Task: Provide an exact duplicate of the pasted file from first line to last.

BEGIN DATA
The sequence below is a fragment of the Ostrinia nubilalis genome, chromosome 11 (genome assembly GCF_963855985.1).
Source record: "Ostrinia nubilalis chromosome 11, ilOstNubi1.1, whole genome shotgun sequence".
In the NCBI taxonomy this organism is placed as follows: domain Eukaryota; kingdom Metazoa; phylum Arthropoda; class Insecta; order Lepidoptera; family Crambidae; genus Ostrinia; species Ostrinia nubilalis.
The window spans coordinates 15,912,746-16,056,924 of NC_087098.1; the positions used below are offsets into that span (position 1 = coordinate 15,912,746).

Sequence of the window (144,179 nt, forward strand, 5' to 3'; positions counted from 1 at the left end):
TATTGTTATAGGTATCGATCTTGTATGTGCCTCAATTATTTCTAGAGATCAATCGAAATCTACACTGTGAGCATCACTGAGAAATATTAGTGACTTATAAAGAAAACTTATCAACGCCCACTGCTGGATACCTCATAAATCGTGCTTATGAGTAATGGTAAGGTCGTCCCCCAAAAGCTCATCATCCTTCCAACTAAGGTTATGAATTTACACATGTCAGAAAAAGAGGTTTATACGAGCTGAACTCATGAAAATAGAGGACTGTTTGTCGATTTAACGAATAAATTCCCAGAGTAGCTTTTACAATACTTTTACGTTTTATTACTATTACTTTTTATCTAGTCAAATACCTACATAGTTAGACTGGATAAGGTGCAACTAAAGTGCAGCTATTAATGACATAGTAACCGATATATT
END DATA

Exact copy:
The sequence below is a fragment of the Ostrinia nubilalis genome, chromosome 11 (genome assembly GCF_963855985.1).
Source record: "Ostrinia nubilalis chromosome 11, ilOstNubi1.1, whole genome shotgun sequence".
In the NCBI taxonomy this organism is placed as follows: domain Eukaryota; kingdom Metazoa; phylum Arthropoda; class Insecta; order Lepidoptera; family Crambidae; genus Ostrinia; species Ostrinia nubilalis.
The window spans coordinates 15,912,746-16,056,924 of NC_087098.1; the positions used below are offsets into that span (position 1 = coordinate 15,912,746).

Sequence of the window (144,179 nt, forward strand, 5' to 3'; positions counted from 1 at the left end):
TATTGTTATAGGTATCGATCTTGTATGTGCCTCAATTATTTCTAGAGATCAATCGAAATCTACACTGTGAGCATCACTGAGAAATATTAGTGACTTATAAAGAAAACTTATCAACGCCCACTGCTGGATACCTCATAAATCGTGCTTATGAGTAATGGTAAGGTCGTCCCCCAAAAGCTCATCATCCTTCCAACTAAGGTTATGAATTTACACATGTCAGAAAAAGAGGTTTATACGAGCTGAACTCATGAAAATAGAGGACTGTTTGTCGATTTAACGAATAAATTCCCAGAGTAGCTTTTACAATACTTTTACGTTTTATTACTATTACTTTTTATCTAGTCAAATACCTACATAGTTAGACTGGATAAGGTGCAACTAAAGTGCAGCTATTAATGACATAGTAACCGATATATT